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Single-species growth is not natural abundance

Evocative image of Byron wetlands and coast from Ian Walker’s mural on the Paterson Street water tank. Photo Mary Gardner

Evocative image of Byron wetlands and coast from Ian Walker’s mural on the Paterson Street water tank. Photo Mary Gardner

Mary Gardner

The growth plan for Byron Bay? To be economically viable, I am told that we need to expand from village to town. The NSW government definition of ‘town’ has a population over 20,000. To my mind, 20,000 koalas is ambitious. Does this goal include more oystercatchers, curlews, wonga-wonga pigeons, goannas, dingoes and dusky flatheads? Given the historical abundances of pipi and other shellfish, 20,000 would be an under-target but nevertheless it’s a start.

Seafood haven

Ask your grandparents about their parents’ lives. The late 1800s and early 1900s? Vintage dates for another coastal Byron lifestyle. Catches of local fish were shared among neighbours. Families on the economic fringe relied on fishing. Byron and Mullum oyster saloons warred with each other to present Brunswick shellfish, considered the finest in the country. In the high season, thousands of holiday makers expected to eat seafood daily.

Many looked forward to making an outstanding catch that was reported in the newspaper. Snagging one of the two-hundred-pound marine turtles would merit a front page photo. As for freshwater turtles, they were so common they were considered a nuisance.

What happened to such marine abundance? Was there a change in the fertility of the coast? With eyes only on one type of economic progress, seeing only dollars, the value of many coastal lives was at the lowest ebb. Not only animal and plant lives, but human ones, too. Actions against peoples such as the Aboriginals, Chinese, Pacific Islanders and Southern Europeans played out in the region. Different classes of ‘whites’ were ranked by convict heritages as well as poverty and employment prospects.

Place-based

The history of these people and the species they knew holds part of the answer. Outside of the cash economy, their day-to-day lives depended on what is now called ‘place-based food’. The edible and medicinal wild biodiversity. These species and their needs, as well as knowledge about their lifecycles and habitats, were not economic priorities. The coastal wetlands themselves, with their peats, sedges, mangroves and seagrass supporting all these birds, reptiles, mammals, insects, fishes, sharks, dolphins, dugongs – most were drained. The forests cut. The first industrialisation of the landscape was export agriculture: tallow, maize, sugar, dairy, slaughterhouses. The seascape was valued according to the prices set at the Sydney Fish Market.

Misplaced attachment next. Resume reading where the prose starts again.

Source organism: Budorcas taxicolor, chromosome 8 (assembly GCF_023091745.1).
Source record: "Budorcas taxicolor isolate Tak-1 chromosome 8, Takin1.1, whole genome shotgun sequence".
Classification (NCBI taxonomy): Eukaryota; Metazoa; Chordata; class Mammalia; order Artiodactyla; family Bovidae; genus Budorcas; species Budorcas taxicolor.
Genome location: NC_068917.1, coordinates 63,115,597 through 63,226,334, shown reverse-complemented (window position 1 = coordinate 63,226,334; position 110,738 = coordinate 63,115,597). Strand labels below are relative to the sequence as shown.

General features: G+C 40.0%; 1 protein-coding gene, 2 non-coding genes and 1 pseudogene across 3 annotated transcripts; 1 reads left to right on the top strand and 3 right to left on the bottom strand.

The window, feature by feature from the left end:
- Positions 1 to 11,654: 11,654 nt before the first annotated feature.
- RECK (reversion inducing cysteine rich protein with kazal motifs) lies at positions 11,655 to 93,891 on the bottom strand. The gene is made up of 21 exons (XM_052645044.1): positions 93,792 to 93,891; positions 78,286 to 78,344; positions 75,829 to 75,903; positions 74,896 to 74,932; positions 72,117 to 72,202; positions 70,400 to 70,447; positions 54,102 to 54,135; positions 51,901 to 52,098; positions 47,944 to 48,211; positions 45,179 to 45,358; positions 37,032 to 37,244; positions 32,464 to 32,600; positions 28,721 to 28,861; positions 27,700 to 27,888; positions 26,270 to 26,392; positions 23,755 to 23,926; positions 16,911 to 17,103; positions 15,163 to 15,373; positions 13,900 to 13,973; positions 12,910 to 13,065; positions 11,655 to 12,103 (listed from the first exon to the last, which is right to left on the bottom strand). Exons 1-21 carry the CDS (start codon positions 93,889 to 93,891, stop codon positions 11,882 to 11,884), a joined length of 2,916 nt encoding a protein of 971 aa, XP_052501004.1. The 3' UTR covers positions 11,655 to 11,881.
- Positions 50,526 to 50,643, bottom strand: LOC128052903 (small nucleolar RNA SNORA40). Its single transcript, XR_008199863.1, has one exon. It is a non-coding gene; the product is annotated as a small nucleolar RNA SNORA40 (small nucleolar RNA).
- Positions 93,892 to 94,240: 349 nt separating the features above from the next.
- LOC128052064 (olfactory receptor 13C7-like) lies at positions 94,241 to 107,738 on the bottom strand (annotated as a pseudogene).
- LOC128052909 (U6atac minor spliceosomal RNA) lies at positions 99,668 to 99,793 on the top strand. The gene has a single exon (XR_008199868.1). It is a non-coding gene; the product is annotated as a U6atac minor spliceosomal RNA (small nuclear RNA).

Now, Byron coastal living relies on little, if any, place-based foods. There is some agriculture for local sales, but not as much as there is need. The ocean is only a playground, not the generous and terrifying source of sustenance for body and spirit.

Now, the cash economy is fixated on coastal real estate, as ‘wealth’ and tourism generators. The con is to level all places to serve only as building sites. The latest targets are the most degraded and floodprone places (West Byron, Belongil Estuary and adjacent coast north and south), fertile places (Ewingsdale) and wild places (Belongil Estuary, Taylors Lake and its sources in Suffolk Park and the quarry).

No future

This type of cash economy imagines no future for them as abundant with wildlife and fertile with foodstuffs. It doesn’t see its own limitations: there is only a three-day supply of food at the supermarkets. It doesn’t safeguard against its difficulties or decay: which alternative systems is it supporting?

Without growth plans for wildlife, places of Byron Bay will host the usual ecological collapses. We need not only the likes of koala management plans but expansion targets across the species.

We need transformative development. This values West Byron first as an opportunity for extensive revitalised coastal ecology based on a newly productive wetland and floodplain. It grows our own economy of healthy foods, cultivated and wild throughout the shire. It offers more options in the unknown future by working with Aboriginal Australians, residents and scientists in renewed forms of ‘caring for country’.

Global financier Brad Orgill writes that ‘in a world obsessed with economic activity and monetisation, [Byron Bay] is rare… [one of] fewer and fewer such places in the world… where we can walk in forests and swim in clean oceans. It is a massive credit to the Byron Bay community and douncil…’

Once again, Byron Bay community and Byron Shire Council, here’s our chance. Let’s reject single species humans-only growth targets as the base for our local economy. Let’s invest in our point of difference: coastal livings, not only housing. Let’s transform and go rewilding.


4 responses to “Single-species growth is not natural abundance”

  1. Jan Brown says:

    What a well written article, thank you for making us consider our impact on this beautiful and unique area.

  2. james says:

    Magnificent and inspiring article Mary.

    Thank you.

  3. cortza says:

    Could you please run for Parliament or at least Council.

  4. m gardner says:

    thanks! BTW
    additional note about the photo:

    the image is from Walker’s digital record of his work.
    The photos were taken immediately after he completed the mural and Byron Library holds a
    copy of the CD. Today the mural on water tank is severely weathered and much of it is covered with
    graffiti.

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